1. Erasmus bridge, Rotterdam, Netherlands
2. Ponte dei Sospiri, Venice, Italy
Covering the Rio di Palazzo, the Bridge of Sighs connects the interrogation rooms with the old Doge’s Palace prison. The bridge was made entirely of limestone between 1600 and 1603. The name we know today was the invention of the British poet Byron, suggesting that detainees would sigh as they crossed it and looked at the city of Venice for the last time.
Famous all over the world, the Bridge of Sighs is one of the most photographed tourist attractions in Venice. It can only be captured on cameras from the Rio di Palazzo itself, the Canonica Bridge, or the Ponte Della Paglia. Its curved, suspended profile is one of the city’s landmarks. In connection with the legends of the town, more or less invented for marketing reasons, today it is a symbol of romance and one of the favorite destinations of gondoliers.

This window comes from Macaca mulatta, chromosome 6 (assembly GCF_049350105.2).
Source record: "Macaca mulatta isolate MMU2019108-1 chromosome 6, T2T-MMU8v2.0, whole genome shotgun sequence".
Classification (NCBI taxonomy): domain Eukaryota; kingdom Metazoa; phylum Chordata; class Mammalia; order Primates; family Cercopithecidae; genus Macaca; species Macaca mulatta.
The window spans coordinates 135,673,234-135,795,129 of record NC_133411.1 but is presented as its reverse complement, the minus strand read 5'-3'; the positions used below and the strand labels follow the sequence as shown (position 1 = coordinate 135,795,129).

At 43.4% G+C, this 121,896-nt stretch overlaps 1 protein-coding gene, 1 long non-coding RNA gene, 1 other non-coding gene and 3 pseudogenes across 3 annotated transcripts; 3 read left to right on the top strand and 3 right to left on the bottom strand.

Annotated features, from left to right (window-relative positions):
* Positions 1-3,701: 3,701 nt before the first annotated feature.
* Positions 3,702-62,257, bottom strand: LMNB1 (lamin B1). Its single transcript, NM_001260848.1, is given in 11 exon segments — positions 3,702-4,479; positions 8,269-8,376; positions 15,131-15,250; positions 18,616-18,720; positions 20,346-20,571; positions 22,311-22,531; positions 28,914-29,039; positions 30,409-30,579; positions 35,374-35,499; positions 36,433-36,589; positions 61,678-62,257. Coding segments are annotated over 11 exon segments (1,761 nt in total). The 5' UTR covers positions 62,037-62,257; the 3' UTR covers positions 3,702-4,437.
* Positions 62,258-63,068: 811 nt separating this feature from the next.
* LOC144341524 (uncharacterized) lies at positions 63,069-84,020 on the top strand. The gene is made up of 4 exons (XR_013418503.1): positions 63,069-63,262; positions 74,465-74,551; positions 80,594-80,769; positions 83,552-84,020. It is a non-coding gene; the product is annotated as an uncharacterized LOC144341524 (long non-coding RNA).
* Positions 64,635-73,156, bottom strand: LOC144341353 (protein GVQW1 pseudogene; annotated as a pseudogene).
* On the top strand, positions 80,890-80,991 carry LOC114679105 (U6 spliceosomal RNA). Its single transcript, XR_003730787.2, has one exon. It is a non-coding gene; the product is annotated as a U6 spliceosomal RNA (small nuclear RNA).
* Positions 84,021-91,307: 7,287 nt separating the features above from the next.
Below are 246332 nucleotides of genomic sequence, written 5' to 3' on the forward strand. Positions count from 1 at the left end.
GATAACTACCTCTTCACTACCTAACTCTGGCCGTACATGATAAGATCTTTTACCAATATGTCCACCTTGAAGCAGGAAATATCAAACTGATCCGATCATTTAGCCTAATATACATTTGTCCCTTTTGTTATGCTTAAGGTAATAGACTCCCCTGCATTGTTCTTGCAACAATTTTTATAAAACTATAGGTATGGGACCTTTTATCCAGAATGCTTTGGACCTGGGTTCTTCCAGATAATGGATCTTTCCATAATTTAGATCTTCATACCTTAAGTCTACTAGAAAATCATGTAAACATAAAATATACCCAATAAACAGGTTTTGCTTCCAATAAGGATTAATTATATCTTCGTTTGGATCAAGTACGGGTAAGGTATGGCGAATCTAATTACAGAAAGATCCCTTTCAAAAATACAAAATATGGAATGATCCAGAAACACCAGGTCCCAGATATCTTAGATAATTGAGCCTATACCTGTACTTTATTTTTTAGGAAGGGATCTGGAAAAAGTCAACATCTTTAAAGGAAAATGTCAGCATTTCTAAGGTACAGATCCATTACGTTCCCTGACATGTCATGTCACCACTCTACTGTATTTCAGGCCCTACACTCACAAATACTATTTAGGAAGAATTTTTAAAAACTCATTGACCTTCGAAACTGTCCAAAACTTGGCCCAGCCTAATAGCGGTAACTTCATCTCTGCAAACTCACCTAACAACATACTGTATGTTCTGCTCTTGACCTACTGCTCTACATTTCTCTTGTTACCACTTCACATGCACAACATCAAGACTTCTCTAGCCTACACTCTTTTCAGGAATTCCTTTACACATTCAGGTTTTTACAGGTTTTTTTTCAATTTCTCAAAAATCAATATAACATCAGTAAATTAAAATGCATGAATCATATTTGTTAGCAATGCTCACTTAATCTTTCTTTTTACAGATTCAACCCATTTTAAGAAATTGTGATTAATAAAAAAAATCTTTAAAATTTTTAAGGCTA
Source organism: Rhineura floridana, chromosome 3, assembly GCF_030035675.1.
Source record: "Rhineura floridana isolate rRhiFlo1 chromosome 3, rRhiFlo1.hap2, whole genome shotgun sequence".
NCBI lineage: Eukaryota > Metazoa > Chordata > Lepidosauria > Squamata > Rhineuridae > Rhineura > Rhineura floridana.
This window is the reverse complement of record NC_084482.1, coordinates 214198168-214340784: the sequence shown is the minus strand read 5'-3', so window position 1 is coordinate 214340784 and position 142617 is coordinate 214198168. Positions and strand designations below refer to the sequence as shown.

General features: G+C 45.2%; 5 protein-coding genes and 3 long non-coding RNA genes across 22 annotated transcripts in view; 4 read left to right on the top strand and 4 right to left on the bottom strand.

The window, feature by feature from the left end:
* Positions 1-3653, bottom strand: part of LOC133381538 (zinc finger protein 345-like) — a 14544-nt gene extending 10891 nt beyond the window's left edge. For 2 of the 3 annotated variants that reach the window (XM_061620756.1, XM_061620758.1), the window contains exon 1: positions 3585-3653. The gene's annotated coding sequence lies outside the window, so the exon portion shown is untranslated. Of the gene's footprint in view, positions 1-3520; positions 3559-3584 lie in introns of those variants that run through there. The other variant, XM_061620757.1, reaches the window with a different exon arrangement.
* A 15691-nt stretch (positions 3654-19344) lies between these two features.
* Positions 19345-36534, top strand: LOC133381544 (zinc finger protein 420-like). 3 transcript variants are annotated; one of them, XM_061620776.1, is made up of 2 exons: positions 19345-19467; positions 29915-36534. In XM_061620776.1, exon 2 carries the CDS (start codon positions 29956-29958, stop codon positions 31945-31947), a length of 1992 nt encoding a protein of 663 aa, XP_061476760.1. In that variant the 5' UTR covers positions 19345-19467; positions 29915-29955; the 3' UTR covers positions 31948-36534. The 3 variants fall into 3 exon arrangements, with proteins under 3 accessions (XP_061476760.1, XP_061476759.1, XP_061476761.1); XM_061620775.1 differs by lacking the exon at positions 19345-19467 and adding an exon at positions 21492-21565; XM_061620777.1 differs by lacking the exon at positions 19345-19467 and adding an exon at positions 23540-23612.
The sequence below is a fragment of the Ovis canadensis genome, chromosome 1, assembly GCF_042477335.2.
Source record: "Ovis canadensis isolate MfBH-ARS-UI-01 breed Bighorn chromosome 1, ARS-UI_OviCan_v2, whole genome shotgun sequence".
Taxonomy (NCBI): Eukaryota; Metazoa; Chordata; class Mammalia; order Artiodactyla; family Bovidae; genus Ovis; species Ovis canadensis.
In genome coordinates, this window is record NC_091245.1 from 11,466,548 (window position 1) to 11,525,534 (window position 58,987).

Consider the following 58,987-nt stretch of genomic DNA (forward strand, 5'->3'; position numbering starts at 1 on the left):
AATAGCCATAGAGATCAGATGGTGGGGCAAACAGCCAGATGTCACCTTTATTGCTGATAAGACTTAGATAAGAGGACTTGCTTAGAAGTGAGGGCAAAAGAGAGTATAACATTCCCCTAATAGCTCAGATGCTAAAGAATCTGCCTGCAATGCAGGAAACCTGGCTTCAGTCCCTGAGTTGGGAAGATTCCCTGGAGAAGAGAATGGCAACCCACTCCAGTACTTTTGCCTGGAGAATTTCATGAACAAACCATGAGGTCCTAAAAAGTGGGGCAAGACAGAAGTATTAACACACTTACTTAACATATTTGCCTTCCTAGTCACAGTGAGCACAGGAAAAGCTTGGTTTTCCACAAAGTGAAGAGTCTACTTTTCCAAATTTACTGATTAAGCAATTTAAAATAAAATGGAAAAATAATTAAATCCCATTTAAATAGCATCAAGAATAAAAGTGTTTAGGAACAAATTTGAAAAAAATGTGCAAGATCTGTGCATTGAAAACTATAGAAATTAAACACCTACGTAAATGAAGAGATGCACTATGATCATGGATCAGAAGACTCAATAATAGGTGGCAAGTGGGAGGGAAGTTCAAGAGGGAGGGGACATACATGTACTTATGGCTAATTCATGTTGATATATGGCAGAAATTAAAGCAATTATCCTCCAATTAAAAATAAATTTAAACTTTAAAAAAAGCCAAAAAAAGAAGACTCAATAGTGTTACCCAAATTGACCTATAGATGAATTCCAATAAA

3. Pont Neuf, Paris, France
4. Puente Nuevo, Ronda, Spain
With a canyon 20 meters deep above the Guadalevín River, Puento Nuevo Bridge is an iconic bridge in the unique mountain town of Ronda, Spain. The bridge took a total of 42 years to build, completed in 1751. There are a total of three bridges spanning the canyon, and Puento Nuevo is the newest and largest one of them – and it is also the most visited.
It is known throughout the world for its chamber above the central arch, which was used as a prison and torture chamber during the 1936-1939 civil war. Today it contains a fascinating exhibition of the history and construction of the bridge.